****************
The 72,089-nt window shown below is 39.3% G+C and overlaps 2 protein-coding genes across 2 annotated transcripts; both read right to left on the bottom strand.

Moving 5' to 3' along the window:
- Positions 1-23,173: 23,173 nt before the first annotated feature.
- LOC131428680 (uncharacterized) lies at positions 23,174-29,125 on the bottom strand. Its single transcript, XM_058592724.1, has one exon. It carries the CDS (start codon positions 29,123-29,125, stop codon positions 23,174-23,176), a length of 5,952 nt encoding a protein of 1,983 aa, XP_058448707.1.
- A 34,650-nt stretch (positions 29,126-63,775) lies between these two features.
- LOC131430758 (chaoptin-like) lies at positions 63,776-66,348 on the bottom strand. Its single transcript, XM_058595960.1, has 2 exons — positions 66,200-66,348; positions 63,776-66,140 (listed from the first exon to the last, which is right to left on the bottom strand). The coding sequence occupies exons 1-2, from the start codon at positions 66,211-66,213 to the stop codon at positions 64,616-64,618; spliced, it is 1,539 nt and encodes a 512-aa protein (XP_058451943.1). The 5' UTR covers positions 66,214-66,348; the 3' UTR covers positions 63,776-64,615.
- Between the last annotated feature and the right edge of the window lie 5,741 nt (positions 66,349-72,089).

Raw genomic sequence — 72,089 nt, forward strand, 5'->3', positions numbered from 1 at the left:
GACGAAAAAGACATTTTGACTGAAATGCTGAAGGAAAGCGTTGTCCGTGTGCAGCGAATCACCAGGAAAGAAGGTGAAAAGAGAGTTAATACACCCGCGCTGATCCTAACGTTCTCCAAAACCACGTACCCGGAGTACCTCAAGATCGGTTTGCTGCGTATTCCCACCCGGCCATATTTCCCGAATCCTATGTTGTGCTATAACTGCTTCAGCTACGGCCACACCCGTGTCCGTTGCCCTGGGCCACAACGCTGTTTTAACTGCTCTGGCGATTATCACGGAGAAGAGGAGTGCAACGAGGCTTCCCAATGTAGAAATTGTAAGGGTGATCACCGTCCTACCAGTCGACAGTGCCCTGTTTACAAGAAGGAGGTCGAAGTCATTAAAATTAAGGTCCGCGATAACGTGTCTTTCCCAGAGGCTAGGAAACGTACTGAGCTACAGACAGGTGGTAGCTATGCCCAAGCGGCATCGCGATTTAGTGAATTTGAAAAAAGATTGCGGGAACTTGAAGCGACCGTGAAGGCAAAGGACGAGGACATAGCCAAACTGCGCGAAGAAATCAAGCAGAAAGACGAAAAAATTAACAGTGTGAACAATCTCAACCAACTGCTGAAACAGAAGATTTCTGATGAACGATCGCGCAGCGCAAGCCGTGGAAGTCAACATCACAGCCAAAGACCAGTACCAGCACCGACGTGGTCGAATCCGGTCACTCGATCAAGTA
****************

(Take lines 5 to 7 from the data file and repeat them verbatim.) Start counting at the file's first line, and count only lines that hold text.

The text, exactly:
- A 34,650-nt stretch (positions 29,126-63,775) lies between these two features.
- LOC131430758 (chaoptin-like) lies at positions 63,776-66,348 on the bottom strand. Its single transcript, XM_058595960.1, has 2 exons — positions 66,200-66,348; positions 63,776-66,140 (listed from the first exon to the last, which is right to left on the bottom strand). The coding sequence occupies exons 1-2, from the start codon at positions 66,211-66,213 to the stop codon at positions 64,616-64,618; spliced, it is 1,539 nt and encodes a 512-aa protein (XP_058451943.1). The 5' UTR covers positions 66,214-66,348; the 3' UTR covers positions 63,776-64,615.
- Between the last annotated feature and the right edge of the window lie 5,741 nt (positions 66,349-72,089).